On Solo Ride, Bruce Katz posits himself as a stylist par excellence, curator of a perennial genre that deserves preservation in the musical landscape of America. And while it's something of a surprise to see him release a solo album, given the self-effacing demeanor he's displayed in his otherwise broad and varied collaborative experience (with Gregg Allman, Les Brers and his own groups), it is a logical touchpoint in the wide arc of his career.
Katz acquits himself with as much unabashed panache as pure technique on this all-instrumental endeavor. A dozen tracks of self-composed music comprise this tenth album under his name and while he may not be an altogether original composerthe opening "Down at the Barrelhouse" sounds like a composite of every ragtime boogie-woogie a casual listener might've heardhe imbues his piano playing with the genuine exuberance of a musician who relishes what he's doing. Likewise, "Crescent Crawl" is an enticement to listen more closely, if only to take note of the requisite self-restraint that comes with a player of this maturity.
Again, the source of the song is a bit too obvious (Huey 'Piano' Smith's "Rockin' Pneumonia and the Boogie Woogie Flu"), but the hint of that melody line is only one component of the tune and a rightful homage at that, rather than a transparent rewrite. The tease thus sets up the following number, Tampa Red's "It Hurts Me Too," and the placement of the solitary cover here injects logic into the track sequence without undermining the element of spontaneity: this 2019 Blues Music Award-winner is audible in his wordless singalong there.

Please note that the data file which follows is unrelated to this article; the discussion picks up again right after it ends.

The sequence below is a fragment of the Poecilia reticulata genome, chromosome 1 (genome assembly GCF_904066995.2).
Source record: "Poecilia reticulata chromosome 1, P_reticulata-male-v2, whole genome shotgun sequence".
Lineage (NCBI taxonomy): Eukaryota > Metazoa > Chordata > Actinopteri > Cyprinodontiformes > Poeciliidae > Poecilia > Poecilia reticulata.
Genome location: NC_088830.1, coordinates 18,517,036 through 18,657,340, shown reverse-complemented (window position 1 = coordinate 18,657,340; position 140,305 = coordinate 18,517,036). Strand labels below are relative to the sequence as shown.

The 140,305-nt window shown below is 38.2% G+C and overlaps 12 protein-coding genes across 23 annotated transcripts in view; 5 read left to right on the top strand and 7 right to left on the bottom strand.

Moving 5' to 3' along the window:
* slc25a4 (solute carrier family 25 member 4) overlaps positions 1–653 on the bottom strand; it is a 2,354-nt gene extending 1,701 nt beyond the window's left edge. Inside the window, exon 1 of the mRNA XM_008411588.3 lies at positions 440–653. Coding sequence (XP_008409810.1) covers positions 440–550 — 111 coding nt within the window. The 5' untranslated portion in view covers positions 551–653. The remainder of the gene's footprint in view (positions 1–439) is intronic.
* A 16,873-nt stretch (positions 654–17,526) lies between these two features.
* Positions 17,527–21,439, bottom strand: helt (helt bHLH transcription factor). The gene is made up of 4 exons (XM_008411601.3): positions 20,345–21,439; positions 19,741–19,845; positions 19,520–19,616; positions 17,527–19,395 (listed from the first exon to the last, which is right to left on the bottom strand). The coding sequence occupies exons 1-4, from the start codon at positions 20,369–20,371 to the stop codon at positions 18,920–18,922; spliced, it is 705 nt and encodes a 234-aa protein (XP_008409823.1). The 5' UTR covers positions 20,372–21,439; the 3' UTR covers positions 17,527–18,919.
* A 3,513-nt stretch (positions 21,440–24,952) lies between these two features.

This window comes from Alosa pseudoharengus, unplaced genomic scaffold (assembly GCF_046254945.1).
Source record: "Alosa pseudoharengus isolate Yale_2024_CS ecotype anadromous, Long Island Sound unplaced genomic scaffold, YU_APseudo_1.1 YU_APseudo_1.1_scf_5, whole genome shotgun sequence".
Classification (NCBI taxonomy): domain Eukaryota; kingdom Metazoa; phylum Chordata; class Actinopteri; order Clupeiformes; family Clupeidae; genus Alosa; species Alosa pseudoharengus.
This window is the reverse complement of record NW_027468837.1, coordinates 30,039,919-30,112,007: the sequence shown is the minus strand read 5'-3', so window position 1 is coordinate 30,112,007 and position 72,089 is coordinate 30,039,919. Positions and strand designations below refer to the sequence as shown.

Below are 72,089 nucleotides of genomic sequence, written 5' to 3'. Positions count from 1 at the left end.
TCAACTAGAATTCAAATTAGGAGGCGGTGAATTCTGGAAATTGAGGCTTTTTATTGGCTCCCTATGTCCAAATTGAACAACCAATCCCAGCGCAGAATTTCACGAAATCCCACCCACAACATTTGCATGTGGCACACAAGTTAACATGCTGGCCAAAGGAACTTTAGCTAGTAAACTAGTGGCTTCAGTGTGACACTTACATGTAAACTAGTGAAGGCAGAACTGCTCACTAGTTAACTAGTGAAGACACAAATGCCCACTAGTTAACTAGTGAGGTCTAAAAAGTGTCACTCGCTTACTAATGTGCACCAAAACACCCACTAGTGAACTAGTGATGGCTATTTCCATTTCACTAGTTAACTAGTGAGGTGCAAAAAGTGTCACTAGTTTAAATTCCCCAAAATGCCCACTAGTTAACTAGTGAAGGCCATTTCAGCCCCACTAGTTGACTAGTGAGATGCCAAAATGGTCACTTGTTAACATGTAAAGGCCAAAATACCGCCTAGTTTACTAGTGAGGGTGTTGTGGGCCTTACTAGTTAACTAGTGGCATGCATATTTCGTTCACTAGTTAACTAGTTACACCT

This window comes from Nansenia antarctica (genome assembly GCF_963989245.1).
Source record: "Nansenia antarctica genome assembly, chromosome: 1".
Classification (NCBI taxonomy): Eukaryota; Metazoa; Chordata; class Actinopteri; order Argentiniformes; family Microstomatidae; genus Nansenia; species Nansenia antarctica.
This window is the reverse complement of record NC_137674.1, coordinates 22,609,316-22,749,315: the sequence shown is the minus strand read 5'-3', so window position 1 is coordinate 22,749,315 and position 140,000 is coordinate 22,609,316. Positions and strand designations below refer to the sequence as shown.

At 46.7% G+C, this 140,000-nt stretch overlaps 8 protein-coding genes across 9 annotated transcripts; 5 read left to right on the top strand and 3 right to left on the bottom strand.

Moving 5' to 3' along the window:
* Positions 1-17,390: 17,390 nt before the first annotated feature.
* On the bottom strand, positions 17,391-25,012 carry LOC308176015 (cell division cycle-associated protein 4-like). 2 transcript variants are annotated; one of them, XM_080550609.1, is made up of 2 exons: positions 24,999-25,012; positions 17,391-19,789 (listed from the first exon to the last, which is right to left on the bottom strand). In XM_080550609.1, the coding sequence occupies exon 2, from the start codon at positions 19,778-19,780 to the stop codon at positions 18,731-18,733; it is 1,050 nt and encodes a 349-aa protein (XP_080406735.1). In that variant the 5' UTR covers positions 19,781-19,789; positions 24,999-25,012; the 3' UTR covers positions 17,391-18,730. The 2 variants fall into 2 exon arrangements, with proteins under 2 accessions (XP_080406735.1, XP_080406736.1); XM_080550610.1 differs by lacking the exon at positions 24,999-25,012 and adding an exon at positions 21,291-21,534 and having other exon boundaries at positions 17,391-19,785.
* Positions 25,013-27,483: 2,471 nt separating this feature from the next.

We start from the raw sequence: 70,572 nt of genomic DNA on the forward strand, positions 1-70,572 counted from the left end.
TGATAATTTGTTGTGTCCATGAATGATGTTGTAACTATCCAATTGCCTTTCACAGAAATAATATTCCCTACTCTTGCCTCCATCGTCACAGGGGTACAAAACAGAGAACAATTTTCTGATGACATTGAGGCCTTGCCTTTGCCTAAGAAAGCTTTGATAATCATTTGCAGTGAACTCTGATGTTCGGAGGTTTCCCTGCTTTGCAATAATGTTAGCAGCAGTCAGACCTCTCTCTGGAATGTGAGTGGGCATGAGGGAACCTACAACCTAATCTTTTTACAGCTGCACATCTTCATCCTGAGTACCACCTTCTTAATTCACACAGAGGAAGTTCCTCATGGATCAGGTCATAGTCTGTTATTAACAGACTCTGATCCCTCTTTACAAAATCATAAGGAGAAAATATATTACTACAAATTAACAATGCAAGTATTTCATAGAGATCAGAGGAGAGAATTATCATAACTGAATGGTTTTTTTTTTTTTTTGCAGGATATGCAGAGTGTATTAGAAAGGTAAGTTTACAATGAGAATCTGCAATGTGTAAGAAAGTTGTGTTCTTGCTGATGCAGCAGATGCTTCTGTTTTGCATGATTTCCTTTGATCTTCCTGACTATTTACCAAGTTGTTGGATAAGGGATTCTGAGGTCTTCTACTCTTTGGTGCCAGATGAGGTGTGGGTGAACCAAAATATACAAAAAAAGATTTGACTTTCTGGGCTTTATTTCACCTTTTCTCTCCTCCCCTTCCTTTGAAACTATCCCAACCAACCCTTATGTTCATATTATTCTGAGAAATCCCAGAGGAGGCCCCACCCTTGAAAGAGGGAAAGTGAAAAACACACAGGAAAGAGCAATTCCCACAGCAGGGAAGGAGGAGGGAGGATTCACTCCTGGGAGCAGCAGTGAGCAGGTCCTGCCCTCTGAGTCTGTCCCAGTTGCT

In fact, his immersion in his performances is infectious far below the surface and readily discernible thanks to Ben Elliott's recording, mixing and mastering. Solo Ride boasts fulsome audio in which the sound up and down the ivories spans the stereo spectrum. As on the gospel-influenced "Praise House," the relaxed coordination of Katz' left and right hands is an object lesson in the integration of melody and rhythm and while "Red Sneaker" may sound somewhat too similar in style, it's juxtaposition with the prior number ultimately comprises an illustration of roots; co-producers Bruce Katz and Legare Robertson deserve special kudos for maintaining that element as one of the underlying themes of this record.
In an effective contrast, a pop-oriented romanticism runs through "The Way to Your Heart" and thus mitigates the partially-repetitive ambiance that arises by the homestretch of this approximately forty-five minutes album. Nevertheless, the overall consistency of this record, combined with the its overt familiarity, renders it readily-accessible (and should insure its durability). Whether soundtrack to a party or fodder for personal listening (headphones or not), the multiple attractions of Solo Ride are indicative of just what a labor of love it is.
Down At the Barrelhouse; Crescent Crawl; It Hurts Me Too; Praise House; Red Sneakers; Dreams of Yesterday; Midnight Plans; Easy Living; Going Places; The Way to Your Heart; Watermelon Thump; Redemption.
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